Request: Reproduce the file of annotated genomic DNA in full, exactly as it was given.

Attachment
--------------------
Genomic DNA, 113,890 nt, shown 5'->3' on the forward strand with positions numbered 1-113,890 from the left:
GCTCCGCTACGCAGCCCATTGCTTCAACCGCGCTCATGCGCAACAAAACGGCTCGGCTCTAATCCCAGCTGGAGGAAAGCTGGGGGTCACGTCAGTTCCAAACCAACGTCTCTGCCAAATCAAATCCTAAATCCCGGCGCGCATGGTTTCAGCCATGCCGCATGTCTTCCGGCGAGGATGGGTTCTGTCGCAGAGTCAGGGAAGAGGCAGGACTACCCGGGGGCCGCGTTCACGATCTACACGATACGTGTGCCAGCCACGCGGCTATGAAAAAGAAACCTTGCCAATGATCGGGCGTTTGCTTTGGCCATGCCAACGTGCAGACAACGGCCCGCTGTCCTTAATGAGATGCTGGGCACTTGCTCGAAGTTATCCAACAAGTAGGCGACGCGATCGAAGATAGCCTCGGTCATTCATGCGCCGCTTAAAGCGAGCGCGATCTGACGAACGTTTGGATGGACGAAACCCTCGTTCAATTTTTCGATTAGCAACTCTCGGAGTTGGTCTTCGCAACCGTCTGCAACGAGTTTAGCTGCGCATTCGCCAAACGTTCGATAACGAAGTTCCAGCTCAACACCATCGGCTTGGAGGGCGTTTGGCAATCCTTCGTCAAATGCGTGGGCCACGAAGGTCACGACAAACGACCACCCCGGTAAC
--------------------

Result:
Genomic DNA, 113,890 nt, shown 5'->3' on the forward strand with positions numbered 1-113,890 from the left:
GCTCCGCTACGCAGCCCATTGCTTCAACCGCGCTCATGCGCAACAAAACGGCTCGGCTCTAATCCCAGCTGGAGGAAAGCTGGGGGTCACGTCAGTTCCAAACCAACGTCTCTGCCAAATCAAATCCTAAATCCCGGCGCGCATGGTTTCAGCCATGCCGCATGTCTTCCGGCGAGGATGGGTTCTGTCGCAGAGTCAGGGAAGAGGCAGGACTACCCGGGGGCCGCGTTCACGATCTACACGATACGTGTGCCAGCCACGCGGCTATGAAAAAGAAACCTTGCCAATGATCGGGCGTTTGCTTTGGCCATGCCAACGTGCAGACAACGGCCCGCTGTCCTTAATGAGATGCTGGGCACTTGCTCGAAGTTATCCAACAAGTAGGCGACGCGATCGAAGATAGCCTCGGTCATTCATGCGCCGCTTAAAGCGAGCGCGATCTGACGAACGTTTGGATGGACGAAACCCTCGTTCAATTTTTCGATTAGCAACTCTCGGAGTTGGTCTTCGCAACCGTCTGCAACGAGTTTAGCTGCGCATTCGCCAAACGTTCGATAACGAAGTTCCAGCTCAACACCATCGGCTTGGAGGGCGTTTGGCAATCCTTCGTCAAATGCGTGGGCCACGAAGGTCACGACAAACGACCACCCCGGTAAC